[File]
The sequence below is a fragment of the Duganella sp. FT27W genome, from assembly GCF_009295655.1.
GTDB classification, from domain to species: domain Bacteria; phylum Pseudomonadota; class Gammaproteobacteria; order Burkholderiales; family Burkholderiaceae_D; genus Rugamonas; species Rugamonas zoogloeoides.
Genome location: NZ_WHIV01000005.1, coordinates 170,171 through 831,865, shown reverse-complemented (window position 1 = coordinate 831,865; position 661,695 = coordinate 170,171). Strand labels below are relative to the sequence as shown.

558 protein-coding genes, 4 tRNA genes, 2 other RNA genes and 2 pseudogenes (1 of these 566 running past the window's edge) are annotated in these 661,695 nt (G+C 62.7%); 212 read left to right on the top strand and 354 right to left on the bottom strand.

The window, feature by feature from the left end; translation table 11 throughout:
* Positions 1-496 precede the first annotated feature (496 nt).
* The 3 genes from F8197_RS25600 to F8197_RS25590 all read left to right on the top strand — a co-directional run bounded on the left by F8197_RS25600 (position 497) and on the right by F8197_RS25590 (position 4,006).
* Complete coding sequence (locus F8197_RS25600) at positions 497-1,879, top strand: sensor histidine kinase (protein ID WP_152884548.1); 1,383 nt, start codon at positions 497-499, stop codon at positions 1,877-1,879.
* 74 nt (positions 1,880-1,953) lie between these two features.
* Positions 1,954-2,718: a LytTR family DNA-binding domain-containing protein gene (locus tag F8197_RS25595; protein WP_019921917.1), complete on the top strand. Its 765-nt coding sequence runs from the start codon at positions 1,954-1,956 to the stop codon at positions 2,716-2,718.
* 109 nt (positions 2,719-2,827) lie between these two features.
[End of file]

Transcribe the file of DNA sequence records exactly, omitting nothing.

The sequence below is a fragment of the Duganella sp. FT27W genome, from assembly GCF_009295655.1.
GTDB classification, from domain to species: domain Bacteria; phylum Pseudomonadota; class Gammaproteobacteria; order Burkholderiales; family Burkholderiaceae_D; genus Rugamonas; species Rugamonas zoogloeoides.
Genome location: NZ_WHIV01000005.1, coordinates 170,171 through 831,865, shown reverse-complemented (window position 1 = coordinate 831,865; position 661,695 = coordinate 170,171). Strand labels below are relative to the sequence as shown.

558 protein-coding genes, 4 tRNA genes, 2 other RNA genes and 2 pseudogenes (1 of these 566 running past the window's edge) are annotated in these 661,695 nt (G+C 62.7%); 212 read left to right on the top strand and 354 right to left on the bottom strand.

The window, feature by feature from the left end; translation table 11 throughout:
* Positions 1-496 precede the first annotated feature (496 nt).
* The 3 genes from F8197_RS25600 to F8197_RS25590 all read left to right on the top strand — a co-directional run bounded on the left by F8197_RS25600 (position 497) and on the right by F8197_RS25590 (position 4,006).
* Complete coding sequence (locus F8197_RS25600) at positions 497-1,879, top strand: sensor histidine kinase (protein ID WP_152884548.1); 1,383 nt, start codon at positions 497-499, stop codon at positions 1,877-1,879.
* 74 nt (positions 1,880-1,953) lie between these two features.
* Positions 1,954-2,718: a LytTR family DNA-binding domain-containing protein gene (locus tag F8197_RS25595; protein WP_019921917.1), complete on the top strand. Its 765-nt coding sequence runs from the start codon at positions 1,954-1,956 to the stop codon at positions 2,716-2,718.
* 109 nt (positions 2,719-2,827) lie between these two features.